Great Quotes from What Is Reformed Theology?

from Aug 31, 2011 Category: Articles

I recently had the opportunity to read through almost all of the books of R.C. Sproul. Along the way I built a collection of some of the best quotes from each one of them. Here are several of the best from What Is Reformed Theology?.


 In Reformed theology, if God is not sovereign over the entire created order, then he is not sovereign at all. The term sovereignty too easily becomes a chimera. If God is not sovereign, then he is not God.


Scripture teaches that we are created in the image and likeness of God. This does not mean that we are little gods. The image does not obscure the difference between God and man. It does assure, however, some point of likeness that makes communication possible, however limited it may be.


I love the church. It is the body of Christ. It nurtures my soul and aids in my sanctification. But the church cannot redeem me. Christ and Christ alone can save me. The sacraments are precious to me. They edify and strengthen me, but they cannot justify me.


It is a profound political reality that Christ now occupies the supreme seat of cosmic authority. The kings of this world and all secular governments may ignore this reality, but they cannot undo it. The universe is no democracy. It is a monarchy. God himself has appointed his beloved Son as the preeminent King. Jesus does not rule by referendum, but by divine right. In the future every knee will bow before him, either willingly or unwillingly. Those who refuse to do so will have their knees broken with a rod of iron.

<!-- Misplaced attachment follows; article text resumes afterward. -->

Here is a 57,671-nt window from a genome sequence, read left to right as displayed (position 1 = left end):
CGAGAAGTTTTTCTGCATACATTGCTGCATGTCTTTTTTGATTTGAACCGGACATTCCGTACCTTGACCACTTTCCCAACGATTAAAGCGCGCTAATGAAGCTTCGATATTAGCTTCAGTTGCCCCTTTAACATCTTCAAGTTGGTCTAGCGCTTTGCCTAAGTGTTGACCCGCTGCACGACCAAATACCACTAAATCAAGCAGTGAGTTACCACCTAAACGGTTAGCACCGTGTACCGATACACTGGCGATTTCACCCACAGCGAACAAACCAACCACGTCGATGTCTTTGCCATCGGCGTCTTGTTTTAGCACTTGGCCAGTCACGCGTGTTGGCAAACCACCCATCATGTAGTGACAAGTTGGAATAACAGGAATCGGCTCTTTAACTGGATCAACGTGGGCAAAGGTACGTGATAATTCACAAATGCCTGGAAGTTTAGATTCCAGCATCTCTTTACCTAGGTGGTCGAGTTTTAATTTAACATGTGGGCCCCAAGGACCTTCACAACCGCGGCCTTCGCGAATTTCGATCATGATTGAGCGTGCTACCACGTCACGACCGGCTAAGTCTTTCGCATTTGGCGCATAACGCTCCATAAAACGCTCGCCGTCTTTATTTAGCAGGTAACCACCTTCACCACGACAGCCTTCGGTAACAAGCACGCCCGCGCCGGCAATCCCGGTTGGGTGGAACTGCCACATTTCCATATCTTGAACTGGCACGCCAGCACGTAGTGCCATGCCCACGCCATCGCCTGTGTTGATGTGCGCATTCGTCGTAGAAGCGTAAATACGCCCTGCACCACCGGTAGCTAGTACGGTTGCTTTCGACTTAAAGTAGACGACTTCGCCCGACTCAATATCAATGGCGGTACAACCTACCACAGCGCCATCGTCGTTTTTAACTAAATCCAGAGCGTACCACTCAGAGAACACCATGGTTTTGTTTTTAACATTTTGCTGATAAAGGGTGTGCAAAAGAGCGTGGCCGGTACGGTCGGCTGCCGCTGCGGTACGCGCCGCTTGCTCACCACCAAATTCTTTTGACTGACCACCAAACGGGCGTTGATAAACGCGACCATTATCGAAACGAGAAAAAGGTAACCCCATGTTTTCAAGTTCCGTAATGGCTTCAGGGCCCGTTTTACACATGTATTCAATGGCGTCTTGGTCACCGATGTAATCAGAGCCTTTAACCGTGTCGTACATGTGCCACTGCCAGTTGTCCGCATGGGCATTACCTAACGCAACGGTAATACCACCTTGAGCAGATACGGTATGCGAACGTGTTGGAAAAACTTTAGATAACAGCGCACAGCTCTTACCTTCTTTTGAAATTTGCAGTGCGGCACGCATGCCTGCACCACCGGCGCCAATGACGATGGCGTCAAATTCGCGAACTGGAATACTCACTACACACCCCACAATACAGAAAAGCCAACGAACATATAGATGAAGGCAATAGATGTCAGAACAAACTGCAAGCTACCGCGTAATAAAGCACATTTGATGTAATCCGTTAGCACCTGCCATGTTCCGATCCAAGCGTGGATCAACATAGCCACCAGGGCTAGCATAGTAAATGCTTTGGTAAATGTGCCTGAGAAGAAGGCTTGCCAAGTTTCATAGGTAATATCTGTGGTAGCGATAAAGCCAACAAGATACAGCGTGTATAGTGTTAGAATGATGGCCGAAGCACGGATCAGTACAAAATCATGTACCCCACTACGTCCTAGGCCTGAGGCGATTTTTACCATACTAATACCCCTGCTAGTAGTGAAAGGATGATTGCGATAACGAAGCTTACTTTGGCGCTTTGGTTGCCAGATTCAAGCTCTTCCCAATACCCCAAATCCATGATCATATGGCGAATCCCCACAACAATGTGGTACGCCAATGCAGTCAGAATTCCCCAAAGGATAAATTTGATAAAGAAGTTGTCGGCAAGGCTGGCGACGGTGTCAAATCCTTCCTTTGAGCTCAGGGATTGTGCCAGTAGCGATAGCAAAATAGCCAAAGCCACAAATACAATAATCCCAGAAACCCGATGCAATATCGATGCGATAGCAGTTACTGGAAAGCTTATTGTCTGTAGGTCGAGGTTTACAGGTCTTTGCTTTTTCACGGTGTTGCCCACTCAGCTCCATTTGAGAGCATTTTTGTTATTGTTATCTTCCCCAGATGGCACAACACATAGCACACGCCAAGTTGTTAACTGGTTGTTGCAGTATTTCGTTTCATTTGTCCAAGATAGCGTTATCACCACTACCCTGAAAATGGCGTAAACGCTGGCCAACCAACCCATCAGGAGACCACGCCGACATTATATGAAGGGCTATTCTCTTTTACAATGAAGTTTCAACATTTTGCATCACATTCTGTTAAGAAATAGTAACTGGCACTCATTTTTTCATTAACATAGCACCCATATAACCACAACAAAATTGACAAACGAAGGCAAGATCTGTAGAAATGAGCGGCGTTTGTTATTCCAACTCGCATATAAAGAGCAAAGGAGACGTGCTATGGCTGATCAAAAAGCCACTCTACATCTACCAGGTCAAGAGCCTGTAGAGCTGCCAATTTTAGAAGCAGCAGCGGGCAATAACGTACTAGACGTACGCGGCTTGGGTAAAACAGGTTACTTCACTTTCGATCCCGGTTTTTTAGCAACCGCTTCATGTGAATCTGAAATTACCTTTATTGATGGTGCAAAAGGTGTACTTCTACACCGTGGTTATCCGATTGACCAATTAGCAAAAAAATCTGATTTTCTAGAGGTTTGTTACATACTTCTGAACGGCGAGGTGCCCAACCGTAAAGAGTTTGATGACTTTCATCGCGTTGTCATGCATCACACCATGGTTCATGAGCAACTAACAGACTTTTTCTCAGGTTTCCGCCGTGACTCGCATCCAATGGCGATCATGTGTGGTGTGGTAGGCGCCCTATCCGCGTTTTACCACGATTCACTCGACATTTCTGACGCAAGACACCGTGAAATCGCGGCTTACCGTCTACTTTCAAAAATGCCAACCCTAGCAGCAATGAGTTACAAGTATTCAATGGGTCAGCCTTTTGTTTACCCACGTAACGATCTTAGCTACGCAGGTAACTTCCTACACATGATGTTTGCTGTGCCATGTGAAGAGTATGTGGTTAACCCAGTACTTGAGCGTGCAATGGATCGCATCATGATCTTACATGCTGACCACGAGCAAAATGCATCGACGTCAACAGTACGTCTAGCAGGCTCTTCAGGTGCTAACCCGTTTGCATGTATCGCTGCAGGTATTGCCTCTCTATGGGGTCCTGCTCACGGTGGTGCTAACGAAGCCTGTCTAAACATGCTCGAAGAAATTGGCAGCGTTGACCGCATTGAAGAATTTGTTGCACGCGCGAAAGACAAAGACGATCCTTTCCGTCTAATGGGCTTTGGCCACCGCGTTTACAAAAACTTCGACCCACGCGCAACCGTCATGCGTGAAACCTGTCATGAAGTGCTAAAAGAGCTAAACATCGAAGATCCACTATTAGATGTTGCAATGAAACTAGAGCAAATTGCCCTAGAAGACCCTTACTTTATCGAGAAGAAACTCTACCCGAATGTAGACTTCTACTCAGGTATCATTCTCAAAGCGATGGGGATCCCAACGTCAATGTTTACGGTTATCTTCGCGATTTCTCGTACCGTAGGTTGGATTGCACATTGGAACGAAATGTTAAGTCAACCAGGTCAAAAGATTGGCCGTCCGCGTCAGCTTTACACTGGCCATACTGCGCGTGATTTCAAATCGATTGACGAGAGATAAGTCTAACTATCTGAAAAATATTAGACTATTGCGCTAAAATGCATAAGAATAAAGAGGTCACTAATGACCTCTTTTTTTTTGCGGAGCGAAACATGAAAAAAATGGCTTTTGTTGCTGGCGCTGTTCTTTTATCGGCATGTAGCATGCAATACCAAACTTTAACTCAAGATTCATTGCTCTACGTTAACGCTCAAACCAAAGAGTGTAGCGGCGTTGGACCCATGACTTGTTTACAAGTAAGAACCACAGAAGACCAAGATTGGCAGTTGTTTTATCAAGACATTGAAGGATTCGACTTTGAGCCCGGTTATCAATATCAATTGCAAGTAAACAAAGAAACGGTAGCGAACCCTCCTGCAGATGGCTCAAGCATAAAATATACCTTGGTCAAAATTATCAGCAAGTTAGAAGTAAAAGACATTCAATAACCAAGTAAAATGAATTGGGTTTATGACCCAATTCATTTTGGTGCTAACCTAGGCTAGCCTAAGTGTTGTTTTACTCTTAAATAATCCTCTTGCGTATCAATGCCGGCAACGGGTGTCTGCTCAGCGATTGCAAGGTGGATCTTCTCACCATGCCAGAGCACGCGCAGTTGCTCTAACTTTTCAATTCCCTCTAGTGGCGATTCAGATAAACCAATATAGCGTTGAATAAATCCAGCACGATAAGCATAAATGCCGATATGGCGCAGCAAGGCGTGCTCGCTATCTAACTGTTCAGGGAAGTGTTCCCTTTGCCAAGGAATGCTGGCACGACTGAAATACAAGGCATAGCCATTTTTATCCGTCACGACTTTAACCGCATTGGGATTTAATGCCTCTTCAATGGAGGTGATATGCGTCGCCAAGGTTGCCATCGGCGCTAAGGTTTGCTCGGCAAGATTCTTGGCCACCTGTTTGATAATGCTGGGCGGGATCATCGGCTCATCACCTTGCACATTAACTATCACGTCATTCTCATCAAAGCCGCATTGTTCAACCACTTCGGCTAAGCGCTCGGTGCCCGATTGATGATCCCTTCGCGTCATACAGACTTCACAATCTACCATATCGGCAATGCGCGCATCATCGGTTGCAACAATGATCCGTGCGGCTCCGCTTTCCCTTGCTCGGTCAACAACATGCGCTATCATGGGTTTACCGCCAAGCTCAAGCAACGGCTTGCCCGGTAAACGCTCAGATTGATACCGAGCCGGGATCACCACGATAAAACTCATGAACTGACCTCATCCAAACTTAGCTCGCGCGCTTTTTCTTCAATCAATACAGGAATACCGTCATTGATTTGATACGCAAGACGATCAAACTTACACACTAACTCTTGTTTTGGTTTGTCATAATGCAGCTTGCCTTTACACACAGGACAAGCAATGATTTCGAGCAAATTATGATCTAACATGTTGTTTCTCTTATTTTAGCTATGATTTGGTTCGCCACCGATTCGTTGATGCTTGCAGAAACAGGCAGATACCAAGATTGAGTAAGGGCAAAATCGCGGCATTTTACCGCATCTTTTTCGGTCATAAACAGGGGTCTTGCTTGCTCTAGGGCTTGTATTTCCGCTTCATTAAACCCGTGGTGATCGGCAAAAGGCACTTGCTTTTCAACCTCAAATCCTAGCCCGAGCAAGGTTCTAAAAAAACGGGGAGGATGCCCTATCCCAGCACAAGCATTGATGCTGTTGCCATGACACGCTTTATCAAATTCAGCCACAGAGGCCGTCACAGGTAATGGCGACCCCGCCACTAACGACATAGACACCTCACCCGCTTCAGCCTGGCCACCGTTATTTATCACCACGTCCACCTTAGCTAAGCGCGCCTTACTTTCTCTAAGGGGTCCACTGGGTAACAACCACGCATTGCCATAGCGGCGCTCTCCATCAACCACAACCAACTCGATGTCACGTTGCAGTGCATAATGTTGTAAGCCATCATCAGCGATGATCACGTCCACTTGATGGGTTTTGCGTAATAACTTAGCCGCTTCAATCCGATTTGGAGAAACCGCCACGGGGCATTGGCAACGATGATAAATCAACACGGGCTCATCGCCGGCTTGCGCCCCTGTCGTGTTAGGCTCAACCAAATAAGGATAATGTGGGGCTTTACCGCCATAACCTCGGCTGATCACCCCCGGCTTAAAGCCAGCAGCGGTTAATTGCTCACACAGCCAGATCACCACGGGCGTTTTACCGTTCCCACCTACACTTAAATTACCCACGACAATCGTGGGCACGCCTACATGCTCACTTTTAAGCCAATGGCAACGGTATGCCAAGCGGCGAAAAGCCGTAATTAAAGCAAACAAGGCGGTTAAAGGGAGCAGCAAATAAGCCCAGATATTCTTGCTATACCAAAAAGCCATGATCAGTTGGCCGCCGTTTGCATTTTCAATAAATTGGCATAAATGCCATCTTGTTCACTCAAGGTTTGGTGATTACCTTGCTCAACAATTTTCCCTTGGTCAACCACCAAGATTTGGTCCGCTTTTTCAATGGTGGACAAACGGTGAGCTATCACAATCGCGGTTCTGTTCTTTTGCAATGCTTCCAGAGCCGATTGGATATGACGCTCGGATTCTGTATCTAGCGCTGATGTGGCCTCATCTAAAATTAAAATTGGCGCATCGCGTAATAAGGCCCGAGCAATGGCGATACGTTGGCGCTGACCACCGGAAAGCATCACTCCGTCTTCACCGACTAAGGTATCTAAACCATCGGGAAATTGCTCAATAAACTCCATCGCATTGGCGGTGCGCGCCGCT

Reformed theology does not teach that God brings the elect “kicking and screaming, against their wills,” into his kingdom. It teaches that God so works in the hearts of the elect as to make them willing and pleased to come to Christ. They come to Christ because they want to. They want to because God has created in their hearts a desire for Christ. 


It still seems that if God gives grace to one person, in the interest of fairness he “ought” to give grace equally to another. It is precisely this “oughtness” that is foreign to the biblical concept of grace. Among the mass of fallen humanity, all guilty of sin before God and exposed to his justice, no one has any claim or entitlement to God’s mercy. If God chooses to grant mercy to some of that group, this does not require that he give it to all.